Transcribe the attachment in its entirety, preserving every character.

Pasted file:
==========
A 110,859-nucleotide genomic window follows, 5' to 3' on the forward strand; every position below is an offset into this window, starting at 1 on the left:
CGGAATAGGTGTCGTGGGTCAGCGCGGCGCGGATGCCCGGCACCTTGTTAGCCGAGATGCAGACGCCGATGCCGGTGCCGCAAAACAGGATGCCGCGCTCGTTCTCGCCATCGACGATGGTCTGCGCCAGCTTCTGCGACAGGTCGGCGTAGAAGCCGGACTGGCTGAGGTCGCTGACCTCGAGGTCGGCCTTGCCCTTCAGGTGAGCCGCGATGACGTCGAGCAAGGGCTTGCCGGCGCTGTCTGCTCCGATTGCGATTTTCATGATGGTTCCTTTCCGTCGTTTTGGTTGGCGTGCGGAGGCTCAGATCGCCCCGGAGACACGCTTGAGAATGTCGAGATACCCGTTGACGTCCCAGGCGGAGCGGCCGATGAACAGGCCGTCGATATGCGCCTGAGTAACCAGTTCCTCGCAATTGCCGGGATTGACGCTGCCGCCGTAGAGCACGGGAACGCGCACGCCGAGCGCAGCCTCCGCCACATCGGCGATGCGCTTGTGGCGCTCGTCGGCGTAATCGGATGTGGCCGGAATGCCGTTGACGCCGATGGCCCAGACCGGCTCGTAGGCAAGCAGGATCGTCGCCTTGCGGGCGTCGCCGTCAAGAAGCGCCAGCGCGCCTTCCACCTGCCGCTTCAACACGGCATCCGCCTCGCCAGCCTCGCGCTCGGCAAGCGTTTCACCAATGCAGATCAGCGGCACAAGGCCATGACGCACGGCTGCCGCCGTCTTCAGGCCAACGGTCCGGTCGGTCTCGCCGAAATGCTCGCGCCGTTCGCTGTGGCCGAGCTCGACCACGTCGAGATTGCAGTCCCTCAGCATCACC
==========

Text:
A 110,859-nucleotide genomic window follows, 5' to 3' on the forward strand; every position below is an offset into this window, starting at 1 on the left:
CGGAATAGGTGTCGTGGGTCAGCGCGGCGCGGATGCCCGGCACCTTGTTAGCCGAGATGCAGACGCCGATGCCGGTGCCGCAAAACAGGATGCCGCGCTCGTTCTCGCCATCGACGATGGTCTGCGCCAGCTTCTGCGACAGGTCGGCGTAGAAGCCGGACTGGCTGAGGTCGCTGACCTCGAGGTCGGCCTTGCCCTTCAGGTGAGCCGCGATGACGTCGAGCAAGGGCTTGCCGGCGCTGTCTGCTCCGATTGCGATTTTCATGATGGTTCCTTTCCGTCGTTTTGGTTGGCGTGCGGAGGCTCAGATCGCCCCGGAGACACGCTTGAGAATGTCGAGATACCCGTTGACGTCCCAGGCGGAGCGGCCGATGAACAGGCCGTCGATATGCGCCTGAGTAACCAGTTCCTCGCAATTGCCGGGATTGACGCTGCCGCCGTAGAGCACGGGAACGCGCACGCCGAGCGCAGCCTCCGCCACATCGGCGATGCGCTTGTGGCGCTCGTCGGCGTAATCGGATGTGGCCGGAATGCCGTTGACGCCGATGGCCCAGACCGGCTCGTAGGCAAGCAGGATCGTCGCCTTGCGGGCGTCGCCGTCAAGAAGCGCCAGCGCGCCTTCCACCTGCCGCTTCAACACGGCATCCGCCTCGCCAGCCTCGCGCTCGGCAAGCGTTTCACCAATGCAGATCAGCGGCACAAGGCCATGACGCACGGCTGCCGCCGTCTTCAGGCCAACGGTCCGGTCGGTCTCGCCGAAATGCTCGCGCCGTTCGCTGTGGCCGAGCTCGACCACGTCGAGATTGCAGTCCCTCAGCATCACC